The attachment structure and manufacturing method of the present invention will be described in detail with reference to the seat 12 portion of the office chair 10. As noted above, the seat 12 includes a seat frame 26 and a seat carrier 28 (See FIGS. 2 and 3). The seat frame 26 is preferably a one-piece component generally including front 34, rear 36, left 38 and right 40 members that are configured to define a somewhat square, peripheral framework about a central opening 42. The precise shape of the seat frame 26 will vary from application to application. Optionally, however, in the alternative seat frame embodiment discussed below, the seat frame may include a flexible portion that interlocks or is integral with the frame. The lower surface (not shown) of the seat frame 26 is adapted to receive fasteners that mount the seat frame 26 to the top plate 22. For example, the lower surface preferably includes screw bosses 41 adapted to receive screws 43 for securing the seat frame 26 to the top plate 22. Obviously, the seat frame 26 can be secured to the top plate 22 in a variety of alternative ways. The upper surface 46 of the seat frame 26 defines a channel 48 adapted to receive the seat carrier 28. The channel 48 preferably extends around the entire seat frame 26, and is of sufficient dimension to receive substantially all of the seat carrier 28. In some applications, the walls or floor of the channel 48 may include tabs, snaps, ridges or other elements (not shown) that help to maintain the carrier 28 in the channel 48. Alternatively or in addition, the bottom wall of the channel 48 may define slots, screw clearance holes, screw bosses or other conventional elements that facilitate secure attachment of the seat carrier 28 within the channel 48. In the preferred embodiment, the seat frame 26 forms the structural component of the seat 12, bearing the occupants weight and being directly supported by the top plate 22. If desired, the seat frame can alternatively be attached to a structural component, such as a seat pan (not shown), that is in turn attached to the top plate or pedestal.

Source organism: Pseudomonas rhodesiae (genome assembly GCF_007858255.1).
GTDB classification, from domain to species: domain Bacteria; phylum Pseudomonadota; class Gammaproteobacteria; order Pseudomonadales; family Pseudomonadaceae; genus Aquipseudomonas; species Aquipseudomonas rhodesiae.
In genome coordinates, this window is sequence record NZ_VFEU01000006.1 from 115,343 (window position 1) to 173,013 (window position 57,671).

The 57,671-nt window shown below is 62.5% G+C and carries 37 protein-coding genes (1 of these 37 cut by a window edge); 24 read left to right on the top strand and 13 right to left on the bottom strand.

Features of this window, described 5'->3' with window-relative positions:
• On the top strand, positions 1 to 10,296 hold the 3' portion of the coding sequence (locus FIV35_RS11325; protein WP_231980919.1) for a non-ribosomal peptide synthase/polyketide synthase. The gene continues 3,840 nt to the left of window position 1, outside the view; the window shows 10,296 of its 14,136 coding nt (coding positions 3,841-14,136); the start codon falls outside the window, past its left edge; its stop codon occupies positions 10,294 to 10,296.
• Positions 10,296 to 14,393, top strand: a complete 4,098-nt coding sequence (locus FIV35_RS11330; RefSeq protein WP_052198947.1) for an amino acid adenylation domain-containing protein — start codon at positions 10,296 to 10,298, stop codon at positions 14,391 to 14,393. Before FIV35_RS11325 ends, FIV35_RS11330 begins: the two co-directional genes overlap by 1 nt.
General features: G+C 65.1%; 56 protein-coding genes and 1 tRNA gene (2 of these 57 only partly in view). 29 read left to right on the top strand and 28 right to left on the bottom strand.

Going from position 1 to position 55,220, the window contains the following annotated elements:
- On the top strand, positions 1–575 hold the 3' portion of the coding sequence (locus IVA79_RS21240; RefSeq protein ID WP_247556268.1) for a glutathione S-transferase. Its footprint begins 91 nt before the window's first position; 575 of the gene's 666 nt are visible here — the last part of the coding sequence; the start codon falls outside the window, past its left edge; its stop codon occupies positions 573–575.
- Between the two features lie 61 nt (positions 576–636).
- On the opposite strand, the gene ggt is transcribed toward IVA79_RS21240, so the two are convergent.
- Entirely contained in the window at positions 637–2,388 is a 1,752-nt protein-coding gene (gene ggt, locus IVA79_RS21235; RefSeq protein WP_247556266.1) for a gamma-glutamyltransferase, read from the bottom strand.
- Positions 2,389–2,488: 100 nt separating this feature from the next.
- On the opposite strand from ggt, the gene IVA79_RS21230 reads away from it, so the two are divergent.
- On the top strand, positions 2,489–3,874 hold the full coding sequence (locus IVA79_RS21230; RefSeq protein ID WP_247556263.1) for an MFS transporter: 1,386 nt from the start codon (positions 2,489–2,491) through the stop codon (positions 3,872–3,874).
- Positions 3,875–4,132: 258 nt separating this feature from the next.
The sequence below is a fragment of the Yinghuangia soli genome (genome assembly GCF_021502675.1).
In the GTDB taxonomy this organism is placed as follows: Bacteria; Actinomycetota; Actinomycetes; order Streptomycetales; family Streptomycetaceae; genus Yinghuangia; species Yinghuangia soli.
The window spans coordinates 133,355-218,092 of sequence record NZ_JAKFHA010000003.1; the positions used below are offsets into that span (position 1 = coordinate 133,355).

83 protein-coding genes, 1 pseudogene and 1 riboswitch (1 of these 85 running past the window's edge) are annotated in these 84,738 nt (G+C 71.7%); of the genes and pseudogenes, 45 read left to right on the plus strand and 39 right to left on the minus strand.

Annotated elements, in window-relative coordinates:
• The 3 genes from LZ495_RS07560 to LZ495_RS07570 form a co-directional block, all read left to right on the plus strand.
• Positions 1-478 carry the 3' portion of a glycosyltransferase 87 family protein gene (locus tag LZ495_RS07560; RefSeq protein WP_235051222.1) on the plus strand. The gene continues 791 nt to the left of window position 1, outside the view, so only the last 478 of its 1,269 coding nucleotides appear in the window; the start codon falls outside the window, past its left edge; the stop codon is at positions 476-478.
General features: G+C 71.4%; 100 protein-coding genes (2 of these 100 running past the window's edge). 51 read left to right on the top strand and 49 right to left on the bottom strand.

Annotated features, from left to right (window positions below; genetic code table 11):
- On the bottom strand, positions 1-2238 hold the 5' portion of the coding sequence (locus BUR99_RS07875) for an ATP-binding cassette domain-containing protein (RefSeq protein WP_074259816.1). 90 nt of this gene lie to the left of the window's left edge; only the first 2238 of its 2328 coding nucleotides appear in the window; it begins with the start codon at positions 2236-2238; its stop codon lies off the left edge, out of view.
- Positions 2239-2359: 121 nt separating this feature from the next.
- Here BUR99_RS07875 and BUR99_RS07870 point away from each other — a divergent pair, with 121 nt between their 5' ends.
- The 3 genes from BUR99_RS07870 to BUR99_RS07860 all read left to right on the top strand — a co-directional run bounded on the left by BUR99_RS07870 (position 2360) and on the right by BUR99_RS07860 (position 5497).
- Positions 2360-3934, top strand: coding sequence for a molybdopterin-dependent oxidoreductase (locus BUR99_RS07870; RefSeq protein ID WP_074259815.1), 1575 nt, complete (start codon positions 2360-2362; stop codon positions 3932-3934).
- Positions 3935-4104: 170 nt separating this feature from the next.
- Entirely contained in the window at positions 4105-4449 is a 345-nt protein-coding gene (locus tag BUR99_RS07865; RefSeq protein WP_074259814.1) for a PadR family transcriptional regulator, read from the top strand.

The seat carrier 28 is preferably molded directly onto the load-bearing fabric 16. As a result, after molding, the seat carrier 28 and the fabric 16 become an integrated, one-piece assembly. The seat carrier 28 is molded onto the load-bearing fabric 16 while the fabric 16 is in a relaxed state, and the seat carrier 28 and fabric 16 are expanded prior to attachment to the seat frame 26. The size and shape of the seat carrier 28 is preselected so that once stretched, deformed or otherwise expanded to place the fabric under the desired tension, the carrier 28 has attained the shape of the seat frame channel 48. For example, if four percent stretch is desired in the fabric 16, the seat carrier 28 can be molded four percent smaller than the channel 48 in the desired direction of stretch. As another example, if four percent stretch in desired in the front/back direction and two percent is desired in the left/right direction, the seat carrier can be molded four percent smaller in the front/back direction and two percent smaller in the left/right direction. In this preferred embodiment, the seat carrier 28 is expanded through a stretching process. The seat carrier 28 is shown in FIG. 5 in its relaxed state in solid line and in its expanded state in phantom lines. As perhaps best shown in FIG. 4, the seat carrier 28 is generally square in cross-section. The load-bearing fabric 16′ preferably enters the carrier 28 near the upper surface 50 and extends diagonally down through the center of the carrier 28 to maximize the surface area of the fabric contained within the carrier 28. Optionally, however, the load-bearing fabric 16″ may enter the carrier 28 near the upper surface 50, drape downwardly and terminate within the carrier so that no fabric trim line is exposed. Preferably, the cross-sectional area is consistent about the entire carrier 28. This facilitates consistent and even stretching about the carrier. Alternatively, the cross-sectional area of the carrier 28 can be selectively varied to aid in controlling the location of stretch. For example, the cross-sectional area of the carrier 28 in the corner regions may be reduced with respect to the remainder of the carrier 28 to focus stretching in the corners of the carrier 28. This alternative is described in more detail below.